In Response to the Reaction of Last Week’s SigSuit Article

The Charger Bulletin

I’m writing this article in reaction to the SigSuit article published in last week’s The Charger Bulletin. Or, more specifically, the comments published online about the article.

It is cult-like reactions such as these, which include verbally attacking and insulting anybody who expresses an opinion that differentiates from yours, that causes people to publish articles under the protection of anonymity. Cowardice, as many of you suggested, has nothing to do with it; or rather, not the way in which you imply. If you can have such over-the-top, inherently rude reactions to an opinion that isn’t supposed to be bolstered by factual information, because it is an opinion article (you can look it up in the dictionary if that word is foreign to you), and doesn’t even mention the character of Greeks or Greek life, can you really expect the person to use their name?

Why would anybody associate their name with an opinion that would elicit such a strong, negative reaction? Should they choose to do so, they can most certainly expect to be harassed in person in the same way that you “gentlemen” and women do behind your own keyboards in the safety of your own rooms. (By the way, maybe you all should pay attention to the ways in which you conduct yourselves online just as much as you do in public, because, in my opinion–although that in and of itself may cause it to be completely invalid—that matters just as much as trying to hide any alcohol in pictures posted on social media. But I digress.)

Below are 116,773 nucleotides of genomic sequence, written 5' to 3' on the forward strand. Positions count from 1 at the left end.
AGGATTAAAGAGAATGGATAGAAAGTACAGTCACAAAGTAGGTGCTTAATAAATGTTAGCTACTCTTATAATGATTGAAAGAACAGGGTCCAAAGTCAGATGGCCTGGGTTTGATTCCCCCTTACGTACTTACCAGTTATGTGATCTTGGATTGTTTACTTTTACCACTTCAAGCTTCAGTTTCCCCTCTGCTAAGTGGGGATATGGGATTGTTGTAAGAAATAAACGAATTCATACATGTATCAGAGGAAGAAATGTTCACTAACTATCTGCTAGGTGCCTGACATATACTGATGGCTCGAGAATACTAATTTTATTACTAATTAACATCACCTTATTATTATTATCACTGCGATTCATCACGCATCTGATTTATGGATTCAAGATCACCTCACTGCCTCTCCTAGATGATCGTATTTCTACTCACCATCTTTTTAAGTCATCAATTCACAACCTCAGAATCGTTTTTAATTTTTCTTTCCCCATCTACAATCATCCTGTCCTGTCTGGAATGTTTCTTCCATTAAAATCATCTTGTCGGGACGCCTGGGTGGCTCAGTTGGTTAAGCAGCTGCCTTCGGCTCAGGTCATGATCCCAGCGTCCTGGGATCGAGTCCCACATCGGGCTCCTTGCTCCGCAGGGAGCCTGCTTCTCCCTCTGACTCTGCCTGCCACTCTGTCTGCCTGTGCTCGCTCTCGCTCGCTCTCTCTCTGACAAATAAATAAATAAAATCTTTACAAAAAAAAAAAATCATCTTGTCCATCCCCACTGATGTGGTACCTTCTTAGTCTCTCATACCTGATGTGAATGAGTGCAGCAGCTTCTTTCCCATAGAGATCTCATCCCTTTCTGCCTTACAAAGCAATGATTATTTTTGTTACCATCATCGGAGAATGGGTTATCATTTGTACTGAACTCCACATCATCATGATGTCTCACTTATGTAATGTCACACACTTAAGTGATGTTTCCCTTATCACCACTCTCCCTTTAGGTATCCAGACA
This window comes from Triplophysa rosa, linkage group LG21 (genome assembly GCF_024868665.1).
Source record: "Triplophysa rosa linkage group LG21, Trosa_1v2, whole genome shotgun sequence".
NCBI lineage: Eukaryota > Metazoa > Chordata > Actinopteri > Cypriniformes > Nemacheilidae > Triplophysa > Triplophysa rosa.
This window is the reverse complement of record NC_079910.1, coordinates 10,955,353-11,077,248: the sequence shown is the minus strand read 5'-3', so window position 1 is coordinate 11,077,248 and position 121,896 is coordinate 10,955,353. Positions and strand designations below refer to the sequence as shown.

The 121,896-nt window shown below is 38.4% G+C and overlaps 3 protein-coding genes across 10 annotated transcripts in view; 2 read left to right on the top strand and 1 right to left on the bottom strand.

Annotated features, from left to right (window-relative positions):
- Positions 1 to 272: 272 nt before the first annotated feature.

Whether it’s “frat” or “fraternity,” it’s not the way in which the organization is referred to that gives it the bad rap—it’s the way you behave when somebody expresses a negative opinion about an event affiliated with your organization. When you’re out in the real world, you may very well come across a situation in which somebody says something bad about something pertaining to your company. And, if and when this happens, you are not going to get anywhere by badmouthing the expresser—it looks immature and unprofessional.

I do not know whether the writer of the SigSuit article was trying to use the event as an example to point out a common problem, as some commenters hypothesized, or whether he or she was commenting specifically on their reasoning for not attending and supporting SigSuit (which was the premise of her article, if you read it with an open mind and weren’t so quick to attack because the writer had an opinion different than yours).

However, I do know that this person had every right to express their opinion, whether you agree with it or not. Attacking people for expressing their opinions, or the newspaper in which those opinions are published, does nothing but wholly disprove your constant arguments that you’re kind, respectful, approachable people.

But if you don’t like that person’s opinion, then go ahead and put your name on an article and have it published instead of anonymously bashing one, unnamed person for his or her opinion.